|Publication number||US4733108 A|
|Application number||US 06/392,915|
|Publication date||Mar 22, 1988|
|Filing date||Jun 28, 1982|
|Priority date||Jun 28, 1982|
|Publication number||06392915, 392915, US 4733108 A, US 4733108A, US-A-4733108, US4733108 A, US4733108A|
|Original Assignee||Xerox Corporation|
|Export Citation||BiBTeX, EndNote, RefMan|
|Patent Citations (4), Referenced by (41), Classifications (8), Legal Events (6)|
|External Links: USPTO, USPTO Assignment, Espacenet|
This invention is an on-chip bias generator for FET VLSI circuits and, more specifically, is a bias generator for biasing the substrate at a voltage of more than two volts to reduce the body effect, decrease capacitance and increase circuit speed.
In an FET, assuming an N+ source and drain and a P-type substrate biased at zero volts, there is a depletion layer between the FET elements and the substrate which acts as a capacitance to ground. This reduces the slope of any voltage transition waveshape and therefore reduces the speed at which the circuit can switch from one state to the other.
This capacitance can be reduced, and the circuit speed increased, by biasing the substrate at a negative voltage which increases the width of the depletion layer.
One method is to generate a negative voltage external to the chip, the corresponding disadvantage being that the chip must dedicate one input line, pin and pad to this bias voltage. A better solution is to provide a bias generator on the chip. A typical circuit comprises a ring oscillator and a diode rectifier. However, this type of circuit produces a relatively low bias voltage because of the voltage drops across the diodes. A bias generator producing a voltage greater than two volts has typically required more space on the chip. The following is a description of a compact improved bias generator which can produce a negative bias of several volts.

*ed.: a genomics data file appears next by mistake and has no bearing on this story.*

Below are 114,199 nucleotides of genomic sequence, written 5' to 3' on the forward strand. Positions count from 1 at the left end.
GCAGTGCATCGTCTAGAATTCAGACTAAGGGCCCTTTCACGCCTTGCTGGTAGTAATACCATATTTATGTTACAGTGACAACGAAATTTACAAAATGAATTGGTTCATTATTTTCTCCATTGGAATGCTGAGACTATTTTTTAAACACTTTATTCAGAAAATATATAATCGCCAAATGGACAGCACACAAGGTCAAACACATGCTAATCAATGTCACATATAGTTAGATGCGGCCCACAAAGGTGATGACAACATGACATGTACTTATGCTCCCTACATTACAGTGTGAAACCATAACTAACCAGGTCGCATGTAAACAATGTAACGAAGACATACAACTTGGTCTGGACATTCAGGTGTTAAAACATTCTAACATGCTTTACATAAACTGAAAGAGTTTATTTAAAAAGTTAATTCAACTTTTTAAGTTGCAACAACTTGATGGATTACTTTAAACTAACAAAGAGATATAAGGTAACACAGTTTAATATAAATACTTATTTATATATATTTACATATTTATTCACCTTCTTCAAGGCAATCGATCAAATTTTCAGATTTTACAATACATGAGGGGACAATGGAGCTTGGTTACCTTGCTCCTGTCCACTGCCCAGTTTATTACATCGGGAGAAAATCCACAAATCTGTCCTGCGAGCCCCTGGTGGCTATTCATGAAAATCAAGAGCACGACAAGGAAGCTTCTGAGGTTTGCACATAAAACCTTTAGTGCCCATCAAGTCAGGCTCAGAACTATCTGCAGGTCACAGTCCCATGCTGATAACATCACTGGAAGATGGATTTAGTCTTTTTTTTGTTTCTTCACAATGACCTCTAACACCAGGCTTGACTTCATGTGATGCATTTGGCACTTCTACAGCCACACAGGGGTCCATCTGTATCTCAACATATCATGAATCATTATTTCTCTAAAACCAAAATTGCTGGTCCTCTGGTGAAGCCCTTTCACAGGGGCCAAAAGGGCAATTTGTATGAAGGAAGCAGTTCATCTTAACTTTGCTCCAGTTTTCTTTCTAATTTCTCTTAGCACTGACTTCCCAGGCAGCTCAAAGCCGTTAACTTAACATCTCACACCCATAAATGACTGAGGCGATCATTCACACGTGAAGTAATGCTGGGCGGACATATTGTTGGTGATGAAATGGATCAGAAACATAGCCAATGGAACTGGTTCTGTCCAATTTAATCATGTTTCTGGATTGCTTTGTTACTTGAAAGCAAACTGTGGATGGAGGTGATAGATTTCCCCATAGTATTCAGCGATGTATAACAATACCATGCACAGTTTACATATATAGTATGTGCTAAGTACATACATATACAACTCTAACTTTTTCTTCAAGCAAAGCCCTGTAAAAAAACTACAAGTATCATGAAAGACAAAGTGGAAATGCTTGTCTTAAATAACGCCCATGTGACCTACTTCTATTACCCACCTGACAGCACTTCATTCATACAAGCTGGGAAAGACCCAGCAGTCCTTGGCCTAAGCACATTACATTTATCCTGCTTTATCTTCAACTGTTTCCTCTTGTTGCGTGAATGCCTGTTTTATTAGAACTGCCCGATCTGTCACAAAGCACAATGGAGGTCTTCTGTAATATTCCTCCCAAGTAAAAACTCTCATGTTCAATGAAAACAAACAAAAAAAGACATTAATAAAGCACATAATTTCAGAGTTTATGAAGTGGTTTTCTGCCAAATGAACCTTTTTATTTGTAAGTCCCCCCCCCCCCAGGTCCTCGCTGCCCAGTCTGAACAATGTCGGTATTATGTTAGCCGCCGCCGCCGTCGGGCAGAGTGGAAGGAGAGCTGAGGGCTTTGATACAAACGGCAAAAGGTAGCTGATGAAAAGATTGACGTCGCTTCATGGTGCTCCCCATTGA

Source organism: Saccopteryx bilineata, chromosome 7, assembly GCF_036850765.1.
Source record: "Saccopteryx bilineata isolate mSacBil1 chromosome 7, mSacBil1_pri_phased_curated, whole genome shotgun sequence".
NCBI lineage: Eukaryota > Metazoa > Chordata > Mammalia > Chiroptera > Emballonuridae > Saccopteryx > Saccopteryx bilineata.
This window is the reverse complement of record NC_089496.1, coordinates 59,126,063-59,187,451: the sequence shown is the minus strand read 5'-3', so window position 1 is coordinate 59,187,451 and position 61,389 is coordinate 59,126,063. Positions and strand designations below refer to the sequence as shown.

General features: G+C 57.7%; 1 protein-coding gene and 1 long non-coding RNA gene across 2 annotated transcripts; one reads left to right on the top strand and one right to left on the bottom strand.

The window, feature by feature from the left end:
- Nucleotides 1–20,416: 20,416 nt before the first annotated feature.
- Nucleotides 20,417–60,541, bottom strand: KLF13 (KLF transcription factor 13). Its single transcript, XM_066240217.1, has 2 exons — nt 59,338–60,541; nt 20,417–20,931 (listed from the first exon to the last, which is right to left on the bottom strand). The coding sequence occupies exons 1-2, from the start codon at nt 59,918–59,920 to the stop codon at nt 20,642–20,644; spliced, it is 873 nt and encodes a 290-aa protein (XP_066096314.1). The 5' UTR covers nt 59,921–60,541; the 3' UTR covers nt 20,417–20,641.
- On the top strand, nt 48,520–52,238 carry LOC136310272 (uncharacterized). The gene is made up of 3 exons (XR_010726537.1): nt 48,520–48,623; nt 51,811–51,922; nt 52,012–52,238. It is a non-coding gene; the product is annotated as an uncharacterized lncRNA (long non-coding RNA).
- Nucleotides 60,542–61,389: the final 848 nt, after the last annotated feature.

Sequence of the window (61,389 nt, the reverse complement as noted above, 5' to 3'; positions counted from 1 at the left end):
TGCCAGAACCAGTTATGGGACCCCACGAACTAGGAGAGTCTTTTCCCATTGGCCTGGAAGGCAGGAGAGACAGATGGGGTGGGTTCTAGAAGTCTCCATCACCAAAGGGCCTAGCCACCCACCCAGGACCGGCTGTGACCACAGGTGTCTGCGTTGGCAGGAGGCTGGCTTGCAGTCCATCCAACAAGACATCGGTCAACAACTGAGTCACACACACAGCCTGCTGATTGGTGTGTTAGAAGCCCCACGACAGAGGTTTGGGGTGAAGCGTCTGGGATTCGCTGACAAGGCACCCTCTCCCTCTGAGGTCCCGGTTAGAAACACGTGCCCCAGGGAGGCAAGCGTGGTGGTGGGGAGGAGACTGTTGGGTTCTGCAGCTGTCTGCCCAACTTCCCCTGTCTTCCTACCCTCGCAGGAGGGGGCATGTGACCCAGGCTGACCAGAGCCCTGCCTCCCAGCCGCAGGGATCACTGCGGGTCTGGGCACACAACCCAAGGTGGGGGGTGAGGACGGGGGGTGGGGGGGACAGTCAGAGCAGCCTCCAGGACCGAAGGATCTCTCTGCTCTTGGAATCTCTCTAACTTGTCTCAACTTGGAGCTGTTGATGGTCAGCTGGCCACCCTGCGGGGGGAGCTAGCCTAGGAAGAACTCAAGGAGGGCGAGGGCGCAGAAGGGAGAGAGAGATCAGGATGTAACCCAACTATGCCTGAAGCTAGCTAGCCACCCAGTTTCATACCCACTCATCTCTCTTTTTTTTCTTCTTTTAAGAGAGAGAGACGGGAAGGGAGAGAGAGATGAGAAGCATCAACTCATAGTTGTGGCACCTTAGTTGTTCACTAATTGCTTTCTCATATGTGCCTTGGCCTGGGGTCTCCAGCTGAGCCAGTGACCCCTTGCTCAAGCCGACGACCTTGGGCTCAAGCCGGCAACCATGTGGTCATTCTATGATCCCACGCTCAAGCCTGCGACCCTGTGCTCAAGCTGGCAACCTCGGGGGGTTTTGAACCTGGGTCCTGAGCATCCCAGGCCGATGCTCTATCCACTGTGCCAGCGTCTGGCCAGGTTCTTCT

The inventive circuit uses a ring oscillator to produce a five volt square wave from the five volt chip supply, and a push-pull buffer, as in the prior art. However, active FETs are then used to rectify the waveshape, rather than diodes. The loss across an active FET is two tenths of a volt instead of a loss of approximately one volt across each rectifying diode in the prior art circuit. The result is a higher bias voltage from a circuit of about the same size.
FIG. 1 is a simplified cut-away side view of an FET showing the effect of bias voltage on the width of the depletion layer.
FIG. 2 is an equivalent schematic showing a prior art on-chip bias generator circuit.
FIG. 3 is a simplified schematic of a prior art on-chip bias generator circuit.
FIG. 4 is a block diagram of the bias generator.
FIG. 5 is a logic schematic of the bias generator.
FIG. 6 is a schematic diagram of the bias generator.
FIG. 1 shows the effect of the substrate bias on the interelectrode capacitance. A typical FET comprises a drain and source 25 connected by a gate 28, all on a substrate 26. To the extent that the substrate is grounded at point 27, there will be a small depletion layer in the substrate immediately surrounding the elements, shown by dotted line 29. Because the depletion layer surrounding source or drain 25 and gate 28 is small, the capacitance, indicated by capacitor 32, is large. Therefore, any signal introduced, at the gate 28 for example, will be delayed by a time proportional to the rise time of a slope determined by the value of this capacitance, before the state of the FET at the source or drain 25 can be switched.
As larger negative voltages are applied at point 27, the depletion layer becomes larger, as indicated by lines 30 and 31, the capacitance decreases, as shown by capacitors 33 and 34, and the circuit speed increases.
A typical prior art bias generator circuit is shown in FIG. 2 in equivalent form and in FIG. 3 in simplified schematic form. In FIG. 2, a ring oscillator 10 produces a zero to five volt square wave of suitable frequency. This is buffered by a push-pull FET buffer 11 and coupled out through capacitor 12. Diode 13 clamps the voltage at node A to ground, and peak rectifying diode 14 delivers the peak negative voltage to chip substrate 15.